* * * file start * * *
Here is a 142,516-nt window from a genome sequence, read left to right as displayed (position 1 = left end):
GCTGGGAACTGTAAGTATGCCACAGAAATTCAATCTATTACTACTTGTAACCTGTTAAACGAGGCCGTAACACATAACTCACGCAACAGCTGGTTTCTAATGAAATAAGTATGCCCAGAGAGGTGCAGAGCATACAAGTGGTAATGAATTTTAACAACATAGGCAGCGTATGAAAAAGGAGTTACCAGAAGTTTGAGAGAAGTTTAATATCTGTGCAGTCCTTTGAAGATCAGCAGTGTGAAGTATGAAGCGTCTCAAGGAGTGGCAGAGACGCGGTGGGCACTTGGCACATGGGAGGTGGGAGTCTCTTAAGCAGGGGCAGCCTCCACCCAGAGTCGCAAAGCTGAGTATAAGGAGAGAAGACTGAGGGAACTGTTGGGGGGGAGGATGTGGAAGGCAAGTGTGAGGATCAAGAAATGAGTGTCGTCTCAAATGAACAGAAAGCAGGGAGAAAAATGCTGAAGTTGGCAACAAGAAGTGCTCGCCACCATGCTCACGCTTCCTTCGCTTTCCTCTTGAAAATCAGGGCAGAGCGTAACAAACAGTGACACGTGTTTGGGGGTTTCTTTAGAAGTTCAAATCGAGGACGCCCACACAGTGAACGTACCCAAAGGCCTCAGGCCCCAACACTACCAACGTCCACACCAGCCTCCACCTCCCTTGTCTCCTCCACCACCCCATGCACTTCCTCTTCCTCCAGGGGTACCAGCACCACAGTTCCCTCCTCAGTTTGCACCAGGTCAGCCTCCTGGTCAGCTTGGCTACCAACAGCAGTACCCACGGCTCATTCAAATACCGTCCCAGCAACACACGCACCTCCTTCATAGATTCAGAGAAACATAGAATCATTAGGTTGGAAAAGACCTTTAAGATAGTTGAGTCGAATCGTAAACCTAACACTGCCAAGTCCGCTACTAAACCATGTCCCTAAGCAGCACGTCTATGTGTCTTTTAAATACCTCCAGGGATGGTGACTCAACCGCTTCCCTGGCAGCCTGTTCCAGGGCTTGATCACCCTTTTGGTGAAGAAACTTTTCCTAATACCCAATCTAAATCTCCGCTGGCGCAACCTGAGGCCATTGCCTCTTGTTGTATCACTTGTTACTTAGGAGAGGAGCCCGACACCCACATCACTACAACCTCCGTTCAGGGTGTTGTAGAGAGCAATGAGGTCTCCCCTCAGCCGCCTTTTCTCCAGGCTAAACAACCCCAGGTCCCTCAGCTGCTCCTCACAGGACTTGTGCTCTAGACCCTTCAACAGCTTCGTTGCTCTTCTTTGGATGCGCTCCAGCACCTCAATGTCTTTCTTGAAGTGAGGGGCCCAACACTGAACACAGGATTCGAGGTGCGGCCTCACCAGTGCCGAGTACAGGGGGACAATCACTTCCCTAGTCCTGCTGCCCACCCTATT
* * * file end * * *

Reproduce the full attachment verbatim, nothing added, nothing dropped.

Here is a 142,516-nt window from a genome sequence, read left to right as displayed (position 1 = left end):
GCTGGGAACTGTAAGTATGCCACAGAAATTCAATCTATTACTACTTGTAACCTGTTAAACGAGGCCGTAACACATAACTCACGCAACAGCTGGTTTCTAATGAAATAAGTATGCCCAGAGAGGTGCAGAGCATACAAGTGGTAATGAATTTTAACAACATAGGCAGCGTATGAAAAAGGAGTTACCAGAAGTTTGAGAGAAGTTTAATATCTGTGCAGTCCTTTGAAGATCAGCAGTGTGAAGTATGAAGCGTCTCAAGGAGTGGCAGAGACGCGGTGGGCACTTGGCACATGGGAGGTGGGAGTCTCTTAAGCAGGGGCAGCCTCCACCCAGAGTCGCAAAGCTGAGTATAAGGAGAGAAGACTGAGGGAACTGTTGGGGGGGAGGATGTGGAAGGCAAGTGTGAGGATCAAGAAATGAGTGTCGTCTCAAATGAACAGAAAGCAGGGAGAAAAATGCTGAAGTTGGCAACAAGAAGTGCTCGCCACCATGCTCACGCTTCCTTCGCTTTCCTCTTGAAAATCAGGGCAGAGCGTAACAAACAGTGACACGTGTTTGGGGGTTTCTTTAGAAGTTCAAATCGAGGACGCCCACACAGTGAACGTACCCAAAGGCCTCAGGCCCCAACACTACCAACGTCCACACCAGCCTCCACCTCCCTTGTCTCCTCCACCACCCCATGCACTTCCTCTTCCTCCAGGGGTACCAGCACCACAGTTCCCTCCTCAGTTTGCACCAGGTCAGCCTCCTGGTCAGCTTGGCTACCAACAGCAGTACCCACGGCTCATTCAAATACCGTCCCAGCAACACACGCACCTCCTTCATAGATTCAGAGAAACATAGAATCATTAGGTTGGAAAAGACCTTTAAGATAGTTGAGTCGAATCGTAAACCTAACACTGCCAAGTCCGCTACTAAACCATGTCCCTAAGCAGCACGTCTATGTGTCTTTTAAATACCTCCAGGGATGGTGACTCAACCGCTTCCCTGGCAGCCTGTTCCAGGGCTTGATCACCCTTTTGGTGAAGAAACTTTTCCTAATACCCAATCTAAATCTCCGCTGGCGCAACCTGAGGCCATTGCCTCTTGTTGTATCACTTGTTACTTAGGAGAGGAGCCCGACACCCACATCACTACAACCTCCGTTCAGGGTGTTGTAGAGAGCAATGAGGTCTCCCCTCAGCCGCCTTTTCTCCAGGCTAAACAACCCCAGGTCCCTCAGCTGCTCCTCACAGGACTTGTGCTCTAGACCCTTCAACAGCTTCGTTGCTCTTCTTTGGATGCGCTCCAGCACCTCAATGTCTTTCTTGAAGTGAGGGGCCCAACACTGAACACAGGATTCGAGGTGCGGCCTCACCAGTGCCGAGTACAGGGGGACAATCACTTCCCTAGTCCTGCTGCCCACCCTATT